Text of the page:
“Our study is the first time that data from an orbiting spectrometer has been used to monitor methane over an extended period, “ Fonti said. “The huge TES dataset has allowed us to follow the methane cycle in the Martian atmosphere with unprecedented accuracy and completeness. Our observations will be very useful in constraining the origins and significance of Martian methane.”

Methane was first detected in the Martian atmosphere by ground based telescopes in 2003 and confirmed a year later by ESA’s Mars Express spacecraft. Last year, observations using ground based telescopes showed the first evidence of a seasonal cycle.

Source: European Planetary Science Congress

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Nancy Atkinson is Universe Today's Senior Editor. She also works with Astronomy Cast, and is a NASA/JPL Solar System Ambassador.

Jorge September 20, 2010 at 2:36 PM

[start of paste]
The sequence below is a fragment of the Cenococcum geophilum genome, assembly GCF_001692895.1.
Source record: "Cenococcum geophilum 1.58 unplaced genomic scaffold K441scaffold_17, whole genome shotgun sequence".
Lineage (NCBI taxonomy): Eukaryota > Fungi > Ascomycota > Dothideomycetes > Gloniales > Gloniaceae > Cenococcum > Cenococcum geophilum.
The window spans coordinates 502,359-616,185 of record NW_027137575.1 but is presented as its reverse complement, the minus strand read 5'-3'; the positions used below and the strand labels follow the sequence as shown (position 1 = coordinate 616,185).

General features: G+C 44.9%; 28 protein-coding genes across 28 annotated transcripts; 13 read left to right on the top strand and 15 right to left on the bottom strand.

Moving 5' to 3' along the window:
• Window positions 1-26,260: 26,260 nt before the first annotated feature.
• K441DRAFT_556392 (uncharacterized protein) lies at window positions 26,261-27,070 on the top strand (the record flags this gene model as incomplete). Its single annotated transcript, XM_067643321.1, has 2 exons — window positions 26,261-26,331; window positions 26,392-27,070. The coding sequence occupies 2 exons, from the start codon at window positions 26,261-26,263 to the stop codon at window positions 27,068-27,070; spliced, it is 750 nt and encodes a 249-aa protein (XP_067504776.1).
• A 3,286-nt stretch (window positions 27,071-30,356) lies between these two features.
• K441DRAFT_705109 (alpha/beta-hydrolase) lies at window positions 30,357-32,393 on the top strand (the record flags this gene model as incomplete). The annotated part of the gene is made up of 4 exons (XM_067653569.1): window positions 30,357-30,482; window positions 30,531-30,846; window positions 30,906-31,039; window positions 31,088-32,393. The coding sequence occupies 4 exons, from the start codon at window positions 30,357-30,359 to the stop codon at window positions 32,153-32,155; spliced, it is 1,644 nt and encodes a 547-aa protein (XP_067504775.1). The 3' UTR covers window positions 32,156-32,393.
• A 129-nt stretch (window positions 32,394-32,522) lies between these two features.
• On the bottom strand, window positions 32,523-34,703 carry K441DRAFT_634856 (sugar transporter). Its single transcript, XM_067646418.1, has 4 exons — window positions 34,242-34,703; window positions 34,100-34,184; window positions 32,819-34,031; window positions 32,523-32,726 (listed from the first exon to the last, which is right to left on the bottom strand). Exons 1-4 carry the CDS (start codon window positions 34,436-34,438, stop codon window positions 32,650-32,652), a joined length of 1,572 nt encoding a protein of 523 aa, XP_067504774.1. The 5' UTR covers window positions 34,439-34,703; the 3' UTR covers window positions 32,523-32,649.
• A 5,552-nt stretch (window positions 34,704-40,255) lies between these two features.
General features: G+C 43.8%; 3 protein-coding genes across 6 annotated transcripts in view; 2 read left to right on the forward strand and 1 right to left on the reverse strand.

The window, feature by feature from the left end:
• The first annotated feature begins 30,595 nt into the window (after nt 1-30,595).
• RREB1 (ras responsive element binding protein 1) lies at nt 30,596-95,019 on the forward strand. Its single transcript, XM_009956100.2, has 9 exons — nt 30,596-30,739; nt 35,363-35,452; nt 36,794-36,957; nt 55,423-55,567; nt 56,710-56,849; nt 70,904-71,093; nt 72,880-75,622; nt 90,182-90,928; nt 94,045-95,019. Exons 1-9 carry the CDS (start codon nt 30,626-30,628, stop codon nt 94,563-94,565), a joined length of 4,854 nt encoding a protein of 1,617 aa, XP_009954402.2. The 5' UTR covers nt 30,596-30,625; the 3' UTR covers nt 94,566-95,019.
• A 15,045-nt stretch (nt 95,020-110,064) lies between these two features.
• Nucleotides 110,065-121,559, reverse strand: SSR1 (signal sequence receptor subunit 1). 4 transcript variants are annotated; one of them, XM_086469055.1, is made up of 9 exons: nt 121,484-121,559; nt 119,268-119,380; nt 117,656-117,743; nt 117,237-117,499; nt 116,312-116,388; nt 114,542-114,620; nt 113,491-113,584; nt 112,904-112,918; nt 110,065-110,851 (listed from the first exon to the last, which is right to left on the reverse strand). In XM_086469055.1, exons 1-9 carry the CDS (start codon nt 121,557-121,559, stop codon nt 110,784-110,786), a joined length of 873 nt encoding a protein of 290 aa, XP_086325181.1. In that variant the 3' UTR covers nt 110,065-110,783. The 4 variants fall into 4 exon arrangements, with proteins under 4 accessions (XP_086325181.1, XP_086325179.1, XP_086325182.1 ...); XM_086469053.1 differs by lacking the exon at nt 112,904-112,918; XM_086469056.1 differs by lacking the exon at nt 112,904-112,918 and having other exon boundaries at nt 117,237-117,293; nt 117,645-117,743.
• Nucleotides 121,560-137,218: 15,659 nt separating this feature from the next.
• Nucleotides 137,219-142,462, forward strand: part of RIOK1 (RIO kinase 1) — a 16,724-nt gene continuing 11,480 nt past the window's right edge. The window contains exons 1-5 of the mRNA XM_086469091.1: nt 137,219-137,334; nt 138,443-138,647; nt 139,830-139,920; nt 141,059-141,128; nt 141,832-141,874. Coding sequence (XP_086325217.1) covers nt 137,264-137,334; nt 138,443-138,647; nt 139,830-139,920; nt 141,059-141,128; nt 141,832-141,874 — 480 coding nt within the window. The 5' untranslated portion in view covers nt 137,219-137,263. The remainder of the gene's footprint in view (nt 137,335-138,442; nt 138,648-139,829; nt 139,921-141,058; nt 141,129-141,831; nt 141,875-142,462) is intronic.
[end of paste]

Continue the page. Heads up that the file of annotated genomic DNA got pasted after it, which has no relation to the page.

We should really get a rover roving around Tharsis. That seems to be the most interesting of all the regions of Mars.

Too bad that the high altitude makes landings difficult there. But perhaps a baloon system could some day be used to transport a rover to the area…

Aqua September 20, 2010 at 3:08 PM

Hmm… What a conundrum! Its interesting that the Methane concentrations are near volcanic areas. A couple thoughts immediately come to mind. First, this seems to indicate a volcanic origin for the gas, but then again the volcanic regions are also where geothermal hot springs are most likely and where ice may then be melting into liquid water – thereby providing habitat for life? So it looks like we’re back at the ‘starting gate’ again with this evidence? BUT, the Methane being more predominant during the warmest seasons seems to indicate the later?

Aqua September 20, 2010 at 3:21 PM

Scenario #1: Life exists deep in the Martian subsurface near warm volcanic sources all year round. During the warmer summer months those organisms grow more abundant and rise nearer to the surface as conditions allow?